Author Topic: Bundling to the extreme  (Read 2254 times)

Bonko

  • Posts: 1
Bundling to the extreme
« on: 19 Jan '03 - 17:00 »
Hi kids. I think the most common question regarding bassmod, and especially demo coding in general, is how to stick stuff into the exe and then use it in the program. So i thought i would post a little step by step guide to bundling modules. If this is old news for you, you may click away. If not, open a can of Dr pepper and read on.


Step one (un burro).
First of all you need to, or atlest it helps, write a resource script. Open up your favorite text-editor, which we can assume will be notepad, and write the following:
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100 RCDATA module.xm

The number is just an identifier and can be set to anything, atleast as long as the value is not higher than a kite.

Save the text as RES.RC


Step two (dos burros).
Put module.xm and RES.RC in the same directory. Or include a path in your resource script.
Then obtain a resource compiler, usually one comes with the environment package. If you have none, or prefer easy methods, you could download Resource Builder 1.0 from http://www.sicomponents.com/download.html. Personally, i prefer borlands BRC32.EXE. If we assume you do the same, you would type the following:
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brc32 -r RES.RC -fo RES.RES
The switch -r is not used in later builds of BRC32, but it's still there for completion. -fo is not required, but it is used to specify a filename for the resource.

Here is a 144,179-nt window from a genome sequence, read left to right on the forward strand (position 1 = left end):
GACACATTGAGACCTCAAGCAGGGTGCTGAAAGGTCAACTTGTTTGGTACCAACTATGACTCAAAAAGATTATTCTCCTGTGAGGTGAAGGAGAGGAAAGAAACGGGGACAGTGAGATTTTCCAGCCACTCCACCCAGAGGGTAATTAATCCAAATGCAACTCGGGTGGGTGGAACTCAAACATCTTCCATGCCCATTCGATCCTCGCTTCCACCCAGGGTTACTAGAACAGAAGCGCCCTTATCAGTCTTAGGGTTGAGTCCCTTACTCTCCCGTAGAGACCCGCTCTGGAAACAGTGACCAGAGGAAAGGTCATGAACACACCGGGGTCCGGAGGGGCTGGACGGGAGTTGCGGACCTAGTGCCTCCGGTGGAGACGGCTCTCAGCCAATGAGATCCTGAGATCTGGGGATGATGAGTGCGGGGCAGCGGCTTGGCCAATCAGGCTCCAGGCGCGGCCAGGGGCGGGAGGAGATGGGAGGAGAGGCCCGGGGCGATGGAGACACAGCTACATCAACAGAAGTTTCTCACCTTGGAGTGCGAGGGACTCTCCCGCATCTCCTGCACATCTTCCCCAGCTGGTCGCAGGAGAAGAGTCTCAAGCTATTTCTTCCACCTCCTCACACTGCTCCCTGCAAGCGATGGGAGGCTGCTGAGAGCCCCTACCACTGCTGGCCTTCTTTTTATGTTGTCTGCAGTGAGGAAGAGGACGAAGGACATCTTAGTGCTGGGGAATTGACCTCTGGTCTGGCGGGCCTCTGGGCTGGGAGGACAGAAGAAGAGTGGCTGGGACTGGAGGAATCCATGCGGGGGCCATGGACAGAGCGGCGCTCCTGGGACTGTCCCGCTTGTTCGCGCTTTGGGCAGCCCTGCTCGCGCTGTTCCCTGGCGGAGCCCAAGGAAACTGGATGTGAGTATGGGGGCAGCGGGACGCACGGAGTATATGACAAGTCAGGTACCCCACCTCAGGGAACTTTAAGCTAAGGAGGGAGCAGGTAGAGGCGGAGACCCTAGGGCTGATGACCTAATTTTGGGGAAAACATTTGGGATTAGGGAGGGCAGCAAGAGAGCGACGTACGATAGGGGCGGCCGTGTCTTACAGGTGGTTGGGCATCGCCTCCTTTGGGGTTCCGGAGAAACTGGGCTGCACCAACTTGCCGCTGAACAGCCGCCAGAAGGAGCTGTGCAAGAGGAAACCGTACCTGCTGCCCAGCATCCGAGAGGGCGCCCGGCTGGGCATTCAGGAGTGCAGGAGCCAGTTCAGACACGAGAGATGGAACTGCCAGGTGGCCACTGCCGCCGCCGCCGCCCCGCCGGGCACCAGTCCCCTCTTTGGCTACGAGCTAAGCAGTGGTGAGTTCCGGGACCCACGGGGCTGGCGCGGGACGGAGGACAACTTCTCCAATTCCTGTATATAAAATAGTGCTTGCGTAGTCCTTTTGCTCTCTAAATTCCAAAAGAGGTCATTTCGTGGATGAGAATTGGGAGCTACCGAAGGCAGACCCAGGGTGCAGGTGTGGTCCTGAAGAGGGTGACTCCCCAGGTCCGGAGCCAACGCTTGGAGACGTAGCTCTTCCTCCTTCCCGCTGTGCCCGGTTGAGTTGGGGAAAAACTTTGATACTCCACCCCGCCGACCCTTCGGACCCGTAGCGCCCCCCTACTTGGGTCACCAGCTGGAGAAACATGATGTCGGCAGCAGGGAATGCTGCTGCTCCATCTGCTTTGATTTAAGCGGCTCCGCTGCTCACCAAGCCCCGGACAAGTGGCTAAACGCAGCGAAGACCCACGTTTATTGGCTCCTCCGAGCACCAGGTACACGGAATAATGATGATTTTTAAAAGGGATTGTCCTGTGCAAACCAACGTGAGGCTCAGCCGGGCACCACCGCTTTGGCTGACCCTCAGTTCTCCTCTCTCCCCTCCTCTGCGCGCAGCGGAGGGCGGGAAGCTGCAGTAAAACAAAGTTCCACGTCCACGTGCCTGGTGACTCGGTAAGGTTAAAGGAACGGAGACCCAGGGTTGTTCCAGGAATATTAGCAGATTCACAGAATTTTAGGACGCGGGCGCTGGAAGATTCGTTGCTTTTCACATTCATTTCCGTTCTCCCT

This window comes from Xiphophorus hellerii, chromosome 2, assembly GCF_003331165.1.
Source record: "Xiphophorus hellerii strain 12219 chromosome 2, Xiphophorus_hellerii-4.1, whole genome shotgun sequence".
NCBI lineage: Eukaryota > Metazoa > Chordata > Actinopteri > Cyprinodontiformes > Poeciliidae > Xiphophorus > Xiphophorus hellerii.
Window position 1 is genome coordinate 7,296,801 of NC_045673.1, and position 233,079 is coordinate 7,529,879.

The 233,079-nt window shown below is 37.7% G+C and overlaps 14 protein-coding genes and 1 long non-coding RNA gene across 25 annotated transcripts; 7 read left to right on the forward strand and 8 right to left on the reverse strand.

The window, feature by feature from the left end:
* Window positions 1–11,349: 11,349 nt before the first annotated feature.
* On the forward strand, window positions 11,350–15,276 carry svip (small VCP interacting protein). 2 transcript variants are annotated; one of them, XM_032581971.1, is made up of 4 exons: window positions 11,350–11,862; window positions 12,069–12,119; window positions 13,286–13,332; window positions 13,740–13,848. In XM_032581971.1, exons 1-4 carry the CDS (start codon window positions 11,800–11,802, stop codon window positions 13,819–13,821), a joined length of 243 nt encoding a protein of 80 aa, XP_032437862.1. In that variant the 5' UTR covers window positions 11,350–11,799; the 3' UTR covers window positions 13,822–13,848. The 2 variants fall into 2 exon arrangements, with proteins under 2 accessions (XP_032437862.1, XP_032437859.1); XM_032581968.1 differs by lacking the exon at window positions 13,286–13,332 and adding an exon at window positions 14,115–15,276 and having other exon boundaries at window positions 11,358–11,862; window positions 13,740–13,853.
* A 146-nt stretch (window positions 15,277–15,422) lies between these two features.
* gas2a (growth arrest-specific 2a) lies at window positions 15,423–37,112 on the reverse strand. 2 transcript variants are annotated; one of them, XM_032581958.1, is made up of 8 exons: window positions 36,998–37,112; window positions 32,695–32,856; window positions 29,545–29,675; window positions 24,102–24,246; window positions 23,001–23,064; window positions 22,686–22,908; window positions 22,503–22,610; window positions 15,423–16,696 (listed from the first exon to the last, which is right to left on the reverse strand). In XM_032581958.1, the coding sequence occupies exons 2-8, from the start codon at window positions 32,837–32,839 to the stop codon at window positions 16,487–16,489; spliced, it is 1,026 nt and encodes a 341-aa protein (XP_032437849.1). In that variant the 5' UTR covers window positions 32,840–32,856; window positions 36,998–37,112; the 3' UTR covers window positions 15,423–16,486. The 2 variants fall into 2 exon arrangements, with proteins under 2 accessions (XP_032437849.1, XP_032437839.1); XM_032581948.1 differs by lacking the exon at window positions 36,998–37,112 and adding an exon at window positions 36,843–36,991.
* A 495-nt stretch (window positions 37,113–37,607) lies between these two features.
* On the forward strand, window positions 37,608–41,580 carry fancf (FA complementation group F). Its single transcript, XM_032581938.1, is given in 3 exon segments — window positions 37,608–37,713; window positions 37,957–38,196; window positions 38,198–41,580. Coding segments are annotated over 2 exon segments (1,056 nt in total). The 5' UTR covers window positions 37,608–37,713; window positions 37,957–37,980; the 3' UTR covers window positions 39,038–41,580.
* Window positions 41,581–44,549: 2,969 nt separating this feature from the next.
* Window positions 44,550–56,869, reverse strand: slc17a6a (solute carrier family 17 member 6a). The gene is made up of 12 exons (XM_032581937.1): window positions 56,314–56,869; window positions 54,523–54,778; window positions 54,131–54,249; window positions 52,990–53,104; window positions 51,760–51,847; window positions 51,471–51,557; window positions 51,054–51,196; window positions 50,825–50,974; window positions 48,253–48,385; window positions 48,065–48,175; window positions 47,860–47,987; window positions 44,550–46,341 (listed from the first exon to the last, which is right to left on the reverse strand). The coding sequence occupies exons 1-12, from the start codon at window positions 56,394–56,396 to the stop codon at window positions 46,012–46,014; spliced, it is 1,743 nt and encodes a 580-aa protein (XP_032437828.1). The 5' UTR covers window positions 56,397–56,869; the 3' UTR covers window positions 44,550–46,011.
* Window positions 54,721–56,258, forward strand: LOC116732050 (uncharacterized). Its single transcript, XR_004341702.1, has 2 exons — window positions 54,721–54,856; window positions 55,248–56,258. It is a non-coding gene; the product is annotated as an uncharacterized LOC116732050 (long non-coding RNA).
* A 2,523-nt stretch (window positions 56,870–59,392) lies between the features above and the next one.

Step three (tres burros).
Now we have the compiled resource, RES.RES. Put it in the source-directory of your program, there are severeal ways to include a resource in your program. One way is to simply include it into the project, Project - add to project. I prefer doing it this way, add this line to the top of your source.
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#pragma resource "RES.RES"
That tells the compiler to include the resource. It is not exactly standard, but works in most later environments.

The next time you build your program, you will see an increase in filesize which indicates that the resource has bee included. Now we just need to utilize it.


Step four (cuatro burros).
There are a few ways to tell the code to deal with the resources, this function is pretty tidy and does what it should..
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UCHAR* read_resource(int id) {
HRSRC rsrc = FindResource(HInstance, MAKEINTRESOURCE(id),RT_RCDATA);
HGLOBAL global = LoadResource(HInstance,rsrc);
return ((UCHAR*)LockResource(global)); }

As you probably see, this code is for C. But it is quite easy to convert since dealing with resources is standard.
What it does is pretty self-explanitory. Locates, reads and returns. Declare if needed. The only thing you might need to change is
HInstance. If something complains, change to whatever your WINAPI uses. Or if you are feeling lucky, punk, just write NULL.


Step five (cinco burros).
Since BASSmod supports reading from memory, dealing with the moduleresource will be a breeze. Assuming that you have already initialized a sound device, simply use this line:
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BASSMOD_MusicLoad(TRUE,read_resource(100),0,0,BASS_MUSIC_RAMPS);



That's pretty much it. After your program has compiled, you might want to use UPX.EXE (http://upx.sourceforge.net/) to shrink the final size. Next time, boys and girls, if needed, we might deal with the bundling of runtime files.
« Last Edit: 19 Jan '03 - 17:38 by Bonko »